New Year -- New Resources

Friday, March 26, 2010

Mass Media and Science writing

If you are interested in how science is reported in the media, I can recommend two books I've just read:

PHYSICS FOR FUTURE PRESIDENTS: The Science behind the Headlines by Richard A. Muller (Norton paperback)

AM I MAKING MYSELF CLEAR? A Scientist's Guide to talking to the Public by Cornelia Dean (Harvard University Press)

The first is based on the author's UC Berkeley class, and it explores what's the media and the public usually get wrong about the risks and benefits of science and technology.

The second is by a former NYT columnist and argues that scientists must reach out more to journalists and must learn to describe their work in accessible language themselves.

Sunday, March 21, 2010

Tea Baggers verbally assault John Lewis, Barney Frank

I don't understand why The Kansas City Star and Fox News are the only US news sites which have reported this story about racial slurs directed at Black Congressmen, including John Lewis, by Tea Baggers yesterday (and gay slurs against Frank).

Update: The Washington Post has just put up an article.

Other US sources on Google are only blogs. The International papers are picking it up.

Fox News is also the only one to report any repudiation by Republicans, in their case Michael Steele.

As disturbing is the comment on the NYT blog which argues that this is justifiable anger against liberals who don't listen to their constiuents.

Congressmen are abused by protesters at DC demonstration against health care bill
Kansas City Star - William Douglas - ‎11 hours ago‎
W ASHINGTON | Demonstrators outside the US Capitol, angry over the proposed health care bill, shouted obscenities at members of the ...

Wednesday, March 17, 2010

Re-reading history


You'll want to reread Homer after reading this, but you'll also probably find yourself reading first-hand accounts of the wars in Iraq and Afghanistan too.


I been listening to the audiobook, which I highly recommend because this history of the way English developed is strongest in it's explanation of how the "word hoard" grew and the changes in pronunciation are as interesting as the way English conquered by constantly changing.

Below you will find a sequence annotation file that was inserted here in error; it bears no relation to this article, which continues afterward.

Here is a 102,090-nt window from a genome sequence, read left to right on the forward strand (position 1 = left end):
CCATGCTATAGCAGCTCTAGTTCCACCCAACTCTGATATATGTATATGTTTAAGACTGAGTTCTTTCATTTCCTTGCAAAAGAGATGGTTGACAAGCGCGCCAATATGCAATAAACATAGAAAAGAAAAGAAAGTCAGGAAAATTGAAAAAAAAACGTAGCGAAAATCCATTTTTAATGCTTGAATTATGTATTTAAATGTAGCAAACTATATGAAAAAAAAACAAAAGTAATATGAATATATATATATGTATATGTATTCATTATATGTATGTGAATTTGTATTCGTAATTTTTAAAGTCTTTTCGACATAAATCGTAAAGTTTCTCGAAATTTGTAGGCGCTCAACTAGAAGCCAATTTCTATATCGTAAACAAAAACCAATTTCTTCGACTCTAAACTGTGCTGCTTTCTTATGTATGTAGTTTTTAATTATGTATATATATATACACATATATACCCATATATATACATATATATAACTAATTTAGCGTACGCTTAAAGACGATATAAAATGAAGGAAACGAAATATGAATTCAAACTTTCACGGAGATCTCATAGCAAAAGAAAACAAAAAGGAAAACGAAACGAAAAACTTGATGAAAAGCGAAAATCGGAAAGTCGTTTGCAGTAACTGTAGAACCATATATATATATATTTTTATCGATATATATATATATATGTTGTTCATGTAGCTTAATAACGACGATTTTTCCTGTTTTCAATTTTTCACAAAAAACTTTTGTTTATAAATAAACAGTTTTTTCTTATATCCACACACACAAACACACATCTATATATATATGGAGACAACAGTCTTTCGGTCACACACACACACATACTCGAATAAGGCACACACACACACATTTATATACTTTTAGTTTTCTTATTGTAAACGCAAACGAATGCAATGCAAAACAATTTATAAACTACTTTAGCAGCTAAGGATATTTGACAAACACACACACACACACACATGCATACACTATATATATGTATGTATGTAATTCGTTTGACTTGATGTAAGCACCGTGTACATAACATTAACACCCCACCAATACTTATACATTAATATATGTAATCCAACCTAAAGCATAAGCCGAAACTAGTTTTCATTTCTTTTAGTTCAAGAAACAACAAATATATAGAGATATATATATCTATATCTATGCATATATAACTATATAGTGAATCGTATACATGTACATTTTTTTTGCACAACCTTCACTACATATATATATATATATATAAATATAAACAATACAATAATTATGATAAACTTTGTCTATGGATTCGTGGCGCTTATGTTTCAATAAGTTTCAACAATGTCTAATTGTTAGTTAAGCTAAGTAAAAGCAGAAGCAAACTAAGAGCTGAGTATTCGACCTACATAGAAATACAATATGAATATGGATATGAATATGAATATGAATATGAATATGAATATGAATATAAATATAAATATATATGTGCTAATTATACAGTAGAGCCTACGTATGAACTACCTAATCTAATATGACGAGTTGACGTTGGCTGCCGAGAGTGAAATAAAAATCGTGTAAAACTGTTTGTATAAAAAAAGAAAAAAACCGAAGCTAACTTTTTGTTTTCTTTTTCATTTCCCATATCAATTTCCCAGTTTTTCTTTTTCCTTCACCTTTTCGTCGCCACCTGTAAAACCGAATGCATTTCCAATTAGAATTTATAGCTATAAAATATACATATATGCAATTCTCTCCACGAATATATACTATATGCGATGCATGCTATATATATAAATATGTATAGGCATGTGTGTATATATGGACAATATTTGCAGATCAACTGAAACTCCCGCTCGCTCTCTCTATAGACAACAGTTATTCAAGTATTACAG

BATTLE OF WITS: The Complete Story of Codebreaking in World War II
by Stephen Budiansky

Ever since I worked on William Stephenson's book about the secret history of Enigma and Ultra in WWII when the Official Secrets Act was first lifted, I have been fascinated by books on the subject. Every decade brings new revelations, and this book (unfortunately out of print but available used) is a marvelous overview of both American and British, Japanese and German codebreaking.

The math is complex (frankly, I skim these parts, since I only understand how hard the problem is, not how it is solved), but the individuals profiled are even more interesting.The section about the pre-war efforts of Poles to break Nazi codes and Enigma machines is far more heroic -- and vital to winning the war -- as told here than any I have read before.

The complete story of events on both sides of the Atlantic is simply amazing. It required an extraordinary combination of ingenuity, courage, innovation, physical and mental endurance, patriotism, and sheer luck in the face of a formidable military enemy and the usual bureacratic resistance to change.

Sunday, March 14, 2010

The false promise of "Big Idea" education reform

In the LA Times today Diane Ravitch has a good companion piece to Bill Maher in my previous post.,0,2024751.story

Ravitch warns:

Once again, I find myself sounding the alarm that the latest vision of education reform is deeply flawed. But this time my warning carries a personal rebuke. For much of the last two decades, I was among those who jumped aboard the choice and accountability bandwagon. Choice and accountability, I believed, would offer a chance for poor children to escape failing schools. Testing and accountability, I thought, would cast sunshine on low-performing schools and lead to improvement. It all seemed to make sense, even if there was little empirical evidence, just promise and hope.